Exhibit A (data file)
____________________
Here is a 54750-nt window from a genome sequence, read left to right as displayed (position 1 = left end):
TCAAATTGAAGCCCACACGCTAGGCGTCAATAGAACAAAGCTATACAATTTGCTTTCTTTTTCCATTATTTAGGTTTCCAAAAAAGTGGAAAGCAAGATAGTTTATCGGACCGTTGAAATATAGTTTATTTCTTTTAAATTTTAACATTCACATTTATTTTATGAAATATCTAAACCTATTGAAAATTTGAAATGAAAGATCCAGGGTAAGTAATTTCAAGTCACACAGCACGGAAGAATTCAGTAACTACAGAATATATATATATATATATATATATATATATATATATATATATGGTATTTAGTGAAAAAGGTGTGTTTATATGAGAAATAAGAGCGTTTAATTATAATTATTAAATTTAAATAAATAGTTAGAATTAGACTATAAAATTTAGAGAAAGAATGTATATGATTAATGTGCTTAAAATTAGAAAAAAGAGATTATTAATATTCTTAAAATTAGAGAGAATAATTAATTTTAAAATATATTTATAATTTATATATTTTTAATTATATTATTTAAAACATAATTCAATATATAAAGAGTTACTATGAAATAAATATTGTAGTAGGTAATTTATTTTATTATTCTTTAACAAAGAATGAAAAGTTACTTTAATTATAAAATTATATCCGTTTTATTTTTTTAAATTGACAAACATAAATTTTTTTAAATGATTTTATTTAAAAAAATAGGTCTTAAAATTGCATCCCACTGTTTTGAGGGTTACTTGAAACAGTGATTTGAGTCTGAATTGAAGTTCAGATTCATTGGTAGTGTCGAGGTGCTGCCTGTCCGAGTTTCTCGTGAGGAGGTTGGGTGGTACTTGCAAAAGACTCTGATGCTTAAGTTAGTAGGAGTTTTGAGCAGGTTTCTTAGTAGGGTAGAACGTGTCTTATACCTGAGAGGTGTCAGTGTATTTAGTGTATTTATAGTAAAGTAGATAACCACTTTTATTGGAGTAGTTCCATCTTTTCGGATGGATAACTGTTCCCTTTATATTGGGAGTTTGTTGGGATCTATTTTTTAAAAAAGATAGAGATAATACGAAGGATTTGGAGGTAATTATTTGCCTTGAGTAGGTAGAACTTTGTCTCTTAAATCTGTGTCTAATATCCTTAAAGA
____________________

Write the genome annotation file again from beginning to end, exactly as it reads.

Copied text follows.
Here is a 54750-nt window from a genome sequence, read left to right as displayed (position 1 = left end):
TCAAATTGAAGCCCACACGCTAGGCGTCAATAGAACAAAGCTATACAATTTGCTTTCTTTTTCCATTATTTAGGTTTCCAAAAAAGTGGAAAGCAAGATAGTTTATCGGACCGTTGAAATATAGTTTATTTCTTTTAAATTTTAACATTCACATTTATTTTATGAAATATCTAAACCTATTGAAAATTTGAAATGAAAGATCCAGGGTAAGTAATTTCAAGTCACACAGCACGGAAGAATTCAGTAACTACAGAATATATATATATATATATATATATATATATATATATATATATGGTATTTAGTGAAAAAGGTGTGTTTATATGAGAAATAAGAGCGTTTAATTATAATTATTAAATTTAAATAAATAGTTAGAATTAGACTATAAAATTTAGAGAAAGAATGTATATGATTAATGTGCTTAAAATTAGAAAAAAGAGATTATTAATATTCTTAAAATTAGAGAGAATAATTAATTTTAAAATATATTTATAATTTATATATTTTTAATTATATTATTTAAAACATAATTCAATATATAAAGAGTTACTATGAAATAAATATTGTAGTAGGTAATTTATTTTATTATTCTTTAACAAAGAATGAAAAGTTACTTTAATTATAAAATTATATCCGTTTTATTTTTTTAAATTGACAAACATAAATTTTTTTAAATGATTTTATTTAAAAAAATAGGTCTTAAAATTGCATCCCACTGTTTTGAGGGTTACTTGAAACAGTGATTTGAGTCTGAATTGAAGTTCAGATTCATTGGTAGTGTCGAGGTGCTGCCTGTCCGAGTTTCTCGTGAGGAGGTTGGGTGGTACTTGCAAAAGACTCTGATGCTTAAGTTAGTAGGAGTTTTGAGCAGGTTTCTTAGTAGGGTAGAACGTGTCTTATACCTGAGAGGTGTCAGTGTATTTAGTGTATTTATAGTAAAGTAGATAACCACTTTTATTGGAGTAGTTCCATCTTTTCGGATGGATAACTGTTCCCTTTATATTGGGAGTTTGTTGGGATCTATTTTTTAAAAAAGATAGAGATAATACGAAGGATTTGGAGGTAATTATTTGCCTTGAGTAGGTAGAACTTTGTCTCTTAAATCTGTGTCTAATATCCTTAAAGA